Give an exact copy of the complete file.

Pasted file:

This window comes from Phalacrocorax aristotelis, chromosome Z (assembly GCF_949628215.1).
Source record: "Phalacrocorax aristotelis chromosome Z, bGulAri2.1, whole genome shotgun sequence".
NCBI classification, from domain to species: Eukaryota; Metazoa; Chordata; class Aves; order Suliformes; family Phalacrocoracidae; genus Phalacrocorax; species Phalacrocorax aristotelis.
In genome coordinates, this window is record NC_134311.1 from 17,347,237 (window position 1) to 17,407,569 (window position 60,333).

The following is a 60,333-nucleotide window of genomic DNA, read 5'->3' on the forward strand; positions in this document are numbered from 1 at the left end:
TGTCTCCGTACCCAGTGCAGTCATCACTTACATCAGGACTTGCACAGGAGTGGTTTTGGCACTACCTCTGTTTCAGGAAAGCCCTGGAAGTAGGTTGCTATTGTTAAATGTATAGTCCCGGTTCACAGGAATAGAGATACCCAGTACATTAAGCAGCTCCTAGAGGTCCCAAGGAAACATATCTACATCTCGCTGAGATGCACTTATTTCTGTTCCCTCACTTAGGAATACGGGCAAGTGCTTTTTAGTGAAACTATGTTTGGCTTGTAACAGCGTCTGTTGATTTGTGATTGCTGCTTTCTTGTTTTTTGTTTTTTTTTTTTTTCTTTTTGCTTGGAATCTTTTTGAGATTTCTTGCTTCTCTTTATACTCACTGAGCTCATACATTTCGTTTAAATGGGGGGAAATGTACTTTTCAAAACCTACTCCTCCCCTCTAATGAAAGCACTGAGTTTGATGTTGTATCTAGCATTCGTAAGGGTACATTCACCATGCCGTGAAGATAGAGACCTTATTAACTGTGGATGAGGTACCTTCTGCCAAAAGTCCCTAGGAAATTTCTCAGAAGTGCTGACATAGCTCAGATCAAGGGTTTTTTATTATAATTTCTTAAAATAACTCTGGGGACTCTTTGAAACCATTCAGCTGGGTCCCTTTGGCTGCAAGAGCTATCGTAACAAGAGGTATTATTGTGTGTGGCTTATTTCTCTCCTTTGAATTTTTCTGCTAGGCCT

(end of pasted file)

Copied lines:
This window comes from Phalacrocorax aristotelis, chromosome Z (assembly GCF_949628215.1).
Source record: "Phalacrocorax aristotelis chromosome Z, bGulAri2.1, whole genome shotgun sequence".
NCBI classification, from domain to species: Eukaryota; Metazoa; Chordata; class Aves; order Suliformes; family Phalacrocoracidae; genus Phalacrocorax; species Phalacrocorax aristotelis.
In genome coordinates, this window is record NC_134311.1 from 17,347,237 (window position 1) to 17,407,569 (window position 60,333).

The following is a 60,333-nucleotide window of genomic DNA, read 5'->3' on the forward strand; positions in this document are numbered from 1 at the left end:
TGTCTCCGTACCCAGTGCAGTCATCACTTACATCAGGACTTGCACAGGAGTGGTTTTGGCACTACCTCTGTTTCAGGAAAGCCCTGGAAGTAGGTTGCTATTGTTAAATGTATAGTCCCGGTTCACAGGAATAGAGATACCCAGTACATTAAGCAGCTCCTAGAGGTCCCAAGGAAACATATCTACATCTCGCTGAGATGCACTTATTTCTGTTCCCTCACTTAGGAATACGGGCAAGTGCTTTTTAGTGAAACTATGTTTGGCTTGTAACAGCGTCTGTTGATTTGTGATTGCTGCTTTCTTGTTTTTTGTTTTTTTTTTTTTTCTTTTTGCTTGGAATCTTTTTGAGATTTCTTGCTTCTCTTTATACTCACTGAGCTCATACATTTCGTTTAAATGGGGGGAAATGTACTTTTCAAAACCTACTCCTCCCCTCTAATGAAAGCACTGAGTTTGATGTTGTATCTAGCATTCGTAAGGGTACATTCACCATGCCGTGAAGATAGAGACCTTATTAACTGTGGATGAGGTACCTTCTGCCAAAAGTCCCTAGGAAATTTCTCAGAAGTGCTGACATAGCTCAGATCAAGGGTTTTTTATTATAATTTCTTAAAATAACTCTGGGGACTCTTTGAAACCATTCAGCTGGGTCCCTTTGGCTGCAAGAGCTATCGTAACAAGAGGTATTATTGTGTGTGGCTTATTTCTCTCCTTTGAATTTTTCTGCTAGGCCT